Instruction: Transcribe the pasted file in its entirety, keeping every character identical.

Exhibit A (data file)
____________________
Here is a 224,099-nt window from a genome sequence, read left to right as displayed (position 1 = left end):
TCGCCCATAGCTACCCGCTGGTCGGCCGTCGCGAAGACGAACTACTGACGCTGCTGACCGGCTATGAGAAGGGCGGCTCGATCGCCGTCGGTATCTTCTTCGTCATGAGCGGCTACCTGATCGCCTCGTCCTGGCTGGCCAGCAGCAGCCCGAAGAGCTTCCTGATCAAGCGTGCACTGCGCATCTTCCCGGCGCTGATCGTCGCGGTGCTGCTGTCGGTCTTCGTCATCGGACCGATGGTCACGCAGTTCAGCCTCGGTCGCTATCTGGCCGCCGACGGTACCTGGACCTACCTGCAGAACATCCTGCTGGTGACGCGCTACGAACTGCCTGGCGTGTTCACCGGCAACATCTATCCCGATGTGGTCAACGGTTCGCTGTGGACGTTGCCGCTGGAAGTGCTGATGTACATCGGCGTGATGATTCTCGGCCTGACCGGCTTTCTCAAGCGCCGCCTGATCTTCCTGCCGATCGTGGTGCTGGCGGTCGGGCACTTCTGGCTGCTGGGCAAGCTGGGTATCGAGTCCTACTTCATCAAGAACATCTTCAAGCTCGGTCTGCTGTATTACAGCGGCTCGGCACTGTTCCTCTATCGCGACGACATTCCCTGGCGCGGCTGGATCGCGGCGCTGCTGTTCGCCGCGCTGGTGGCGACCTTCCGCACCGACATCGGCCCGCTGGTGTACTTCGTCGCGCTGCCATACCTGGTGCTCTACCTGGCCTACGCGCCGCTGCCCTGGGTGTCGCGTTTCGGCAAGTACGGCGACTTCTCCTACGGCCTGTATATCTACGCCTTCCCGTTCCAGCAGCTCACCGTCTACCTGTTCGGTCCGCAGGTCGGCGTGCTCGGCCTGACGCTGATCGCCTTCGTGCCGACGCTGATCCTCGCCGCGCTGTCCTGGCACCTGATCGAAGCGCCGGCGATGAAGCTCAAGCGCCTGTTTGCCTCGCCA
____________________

Here is a 224,099-nt window from a genome sequence, read left to right as displayed (position 1 = left end):
TCGCCCATAGCTACCCGCTGGTCGGCCGTCGCGAAGACGAACTACTGACGCTGCTGACCGGCTATGAGAAGGGCGGCTCGATCGCCGTCGGTATCTTCTTCGTCATGAGCGGCTACCTGATCGCCTCGTCCTGGCTGGCCAGCAGCAGCCCGAAGAGCTTCCTGATCAAGCGTGCACTGCGCATCTTCCCGGCGCTGATCGTCGCGGTGCTGCTGTCGGTCTTCGTCATCGGACCGATGGTCACGCAGTTCAGCCTCGGTCGCTATCTGGCCGCCGACGGTACCTGGACCTACCTGCAGAACATCCTGCTGGTGACGCGCTACGAACTGCCTGGCGTGTTCACCGGCAACATCTATCCCGATGTGGTCAACGGTTCGCTGTGGACGTTGCCGCTGGAAGTGCTGATGTACATCGGCGTGATGATTCTCGGCCTGACCGGCTTTCTCAAGCGCCGCCTGATCTTCCTGCCGATCGTGGTGCTGGCGGTCGGGCACTTCTGGCTGCTGGGCAAGCTGGGTATCGAGTCCTACTTCATCAAGAACATCTTCAAGCTCGGTCTGCTGTATTACAGCGGCTCGGCACTGTTCCTCTATCGCGACGACATTCCCTGGCGCGGCTGGATCGCGGCGCTGCTGTTCGCCGCGCTGGTGGCGACCTTCCGCACCGACATCGGCCCGCTGGTGTACTTCGTCGCGCTGCCATACCTGGTGCTCTACCTGGCCTACGCGCCGCTGCCCTGGGTGTCGCGTTTCGGCAAGTACGGCGACTTCTCCTACGGCCTGTATATCTACGCCTTCCCGTTCCAGCAGCTCACCGTCTACCTGTTCGGTCCGCAGGTCGGCGTGCTCGGCCTGACGCTGATCGCCTTCGTGCCGACGCTGATCCTCGCCGCGCTGTCCTGGCACCTGATCGAAGCGCCGGCGATGAAGCTCAAGCGCCTGTTTGCCTCGCCA